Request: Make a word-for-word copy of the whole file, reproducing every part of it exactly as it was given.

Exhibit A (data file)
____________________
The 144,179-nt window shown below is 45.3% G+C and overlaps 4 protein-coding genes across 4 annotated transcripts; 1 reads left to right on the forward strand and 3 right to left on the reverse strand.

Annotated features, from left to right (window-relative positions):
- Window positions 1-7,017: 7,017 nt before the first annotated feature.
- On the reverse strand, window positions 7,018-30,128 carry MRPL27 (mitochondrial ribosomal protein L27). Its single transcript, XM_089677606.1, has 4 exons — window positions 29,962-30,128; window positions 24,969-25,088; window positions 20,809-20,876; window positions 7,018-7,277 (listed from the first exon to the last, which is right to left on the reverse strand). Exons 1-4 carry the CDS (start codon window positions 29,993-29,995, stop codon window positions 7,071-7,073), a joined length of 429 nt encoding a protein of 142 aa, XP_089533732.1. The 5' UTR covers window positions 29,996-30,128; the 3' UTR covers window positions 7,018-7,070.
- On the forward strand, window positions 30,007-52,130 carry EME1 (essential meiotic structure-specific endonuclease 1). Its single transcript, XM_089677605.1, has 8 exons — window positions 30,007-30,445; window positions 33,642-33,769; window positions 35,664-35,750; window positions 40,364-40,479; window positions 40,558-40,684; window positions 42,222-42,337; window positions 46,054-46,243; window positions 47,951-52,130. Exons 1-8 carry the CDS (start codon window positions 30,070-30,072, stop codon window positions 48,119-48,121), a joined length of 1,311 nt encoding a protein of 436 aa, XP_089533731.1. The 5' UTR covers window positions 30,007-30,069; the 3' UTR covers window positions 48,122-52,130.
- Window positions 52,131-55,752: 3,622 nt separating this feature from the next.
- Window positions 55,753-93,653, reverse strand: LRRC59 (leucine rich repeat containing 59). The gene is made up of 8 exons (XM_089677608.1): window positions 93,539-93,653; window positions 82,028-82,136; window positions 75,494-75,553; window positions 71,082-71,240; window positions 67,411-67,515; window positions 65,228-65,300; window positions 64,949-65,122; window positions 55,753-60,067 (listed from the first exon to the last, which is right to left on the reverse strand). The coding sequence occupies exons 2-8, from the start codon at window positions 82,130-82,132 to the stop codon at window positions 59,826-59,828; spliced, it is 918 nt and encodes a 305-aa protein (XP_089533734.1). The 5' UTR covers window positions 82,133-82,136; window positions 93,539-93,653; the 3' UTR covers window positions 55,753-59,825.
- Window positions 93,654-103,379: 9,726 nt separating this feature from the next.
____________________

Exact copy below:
The 144,179-nt window shown below is 45.3% G+C and overlaps 4 protein-coding genes across 4 annotated transcripts; 1 reads left to right on the forward strand and 3 right to left on the reverse strand.

Annotated features, from left to right (window-relative positions):
- Window positions 1-7,017: 7,017 nt before the first annotated feature.
- On the reverse strand, window positions 7,018-30,128 carry MRPL27 (mitochondrial ribosomal protein L27). Its single transcript, XM_089677606.1, has 4 exons — window positions 29,962-30,128; window positions 24,969-25,088; window positions 20,809-20,876; window positions 7,018-7,277 (listed from the first exon to the last, which is right to left on the reverse strand). Exons 1-4 carry the CDS (start codon window positions 29,993-29,995, stop codon window positions 7,071-7,073), a joined length of 429 nt encoding a protein of 142 aa, XP_089533732.1. The 5' UTR covers window positions 29,996-30,128; the 3' UTR covers window positions 7,018-7,070.
- On the forward strand, window positions 30,007-52,130 carry EME1 (essential meiotic structure-specific endonuclease 1). Its single transcript, XM_089677605.1, has 8 exons — window positions 30,007-30,445; window positions 33,642-33,769; window positions 35,664-35,750; window positions 40,364-40,479; window positions 40,558-40,684; window positions 42,222-42,337; window positions 46,054-46,243; window positions 47,951-52,130. Exons 1-8 carry the CDS (start codon window positions 30,070-30,072, stop codon window positions 48,119-48,121), a joined length of 1,311 nt encoding a protein of 436 aa, XP_089533731.1. The 5' UTR covers window positions 30,007-30,069; the 3' UTR covers window positions 48,122-52,130.
- Window positions 52,131-55,752: 3,622 nt separating this feature from the next.
- Window positions 55,753-93,653, reverse strand: LRRC59 (leucine rich repeat containing 59). The gene is made up of 8 exons (XM_089677608.1): window positions 93,539-93,653; window positions 82,028-82,136; window positions 75,494-75,553; window positions 71,082-71,240; window positions 67,411-67,515; window positions 65,228-65,300; window positions 64,949-65,122; window positions 55,753-60,067 (listed from the first exon to the last, which is right to left on the reverse strand). The coding sequence occupies exons 2-8, from the start codon at window positions 82,130-82,132 to the stop codon at window positions 59,826-59,828; spliced, it is 918 nt and encodes a 305-aa protein (XP_089533734.1). The 5' UTR covers window positions 82,133-82,136; window positions 93,539-93,653; the 3' UTR covers window positions 55,753-59,825.
- Window positions 93,654-103,379: 9,726 nt separating this feature from the next.